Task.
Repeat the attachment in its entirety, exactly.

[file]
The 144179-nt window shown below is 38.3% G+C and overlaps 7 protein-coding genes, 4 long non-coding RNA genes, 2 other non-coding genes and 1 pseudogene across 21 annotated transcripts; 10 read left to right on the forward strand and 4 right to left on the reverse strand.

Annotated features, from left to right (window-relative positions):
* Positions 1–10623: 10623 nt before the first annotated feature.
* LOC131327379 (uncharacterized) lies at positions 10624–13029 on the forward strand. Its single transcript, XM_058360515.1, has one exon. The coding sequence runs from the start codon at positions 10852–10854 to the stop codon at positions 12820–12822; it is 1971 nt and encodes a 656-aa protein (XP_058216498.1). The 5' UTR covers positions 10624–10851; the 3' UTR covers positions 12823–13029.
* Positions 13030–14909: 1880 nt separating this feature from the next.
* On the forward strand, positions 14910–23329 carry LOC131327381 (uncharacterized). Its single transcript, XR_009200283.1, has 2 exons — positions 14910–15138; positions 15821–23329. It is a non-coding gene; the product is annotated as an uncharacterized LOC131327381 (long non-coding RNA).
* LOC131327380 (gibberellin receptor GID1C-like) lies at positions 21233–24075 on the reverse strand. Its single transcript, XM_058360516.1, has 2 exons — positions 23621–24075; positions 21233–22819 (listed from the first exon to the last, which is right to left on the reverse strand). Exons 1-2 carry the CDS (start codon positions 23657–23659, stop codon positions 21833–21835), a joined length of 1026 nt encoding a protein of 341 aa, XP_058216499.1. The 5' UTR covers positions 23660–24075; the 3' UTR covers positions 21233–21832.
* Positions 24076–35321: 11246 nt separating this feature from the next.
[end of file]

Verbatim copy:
The 144179-nt window shown below is 38.3% G+C and overlaps 7 protein-coding genes, 4 long non-coding RNA genes, 2 other non-coding genes and 1 pseudogene across 21 annotated transcripts; 10 read left to right on the forward strand and 4 right to left on the reverse strand.

Annotated features, from left to right (window-relative positions):
* Positions 1–10623: 10623 nt before the first annotated feature.
* LOC131327379 (uncharacterized) lies at positions 10624–13029 on the forward strand. Its single transcript, XM_058360515.1, has one exon. The coding sequence runs from the start codon at positions 10852–10854 to the stop codon at positions 12820–12822; it is 1971 nt and encodes a 656-aa protein (XP_058216498.1). The 5' UTR covers positions 10624–10851; the 3' UTR covers positions 12823–13029.
* Positions 13030–14909: 1880 nt separating this feature from the next.
* On the forward strand, positions 14910–23329 carry LOC131327381 (uncharacterized). Its single transcript, XR_009200283.1, has 2 exons — positions 14910–15138; positions 15821–23329. It is a non-coding gene; the product is annotated as an uncharacterized LOC131327381 (long non-coding RNA).
* LOC131327380 (gibberellin receptor GID1C-like) lies at positions 21233–24075 on the reverse strand. Its single transcript, XM_058360516.1, has 2 exons — positions 23621–24075; positions 21233–22819 (listed from the first exon to the last, which is right to left on the reverse strand). Exons 1-2 carry the CDS (start codon positions 23657–23659, stop codon positions 21833–21835), a joined length of 1026 nt encoding a protein of 341 aa, XP_058216499.1. The 5' UTR covers positions 23660–24075; the 3' UTR covers positions 21233–21832.
* Positions 24076–35321: 11246 nt separating this feature from the next.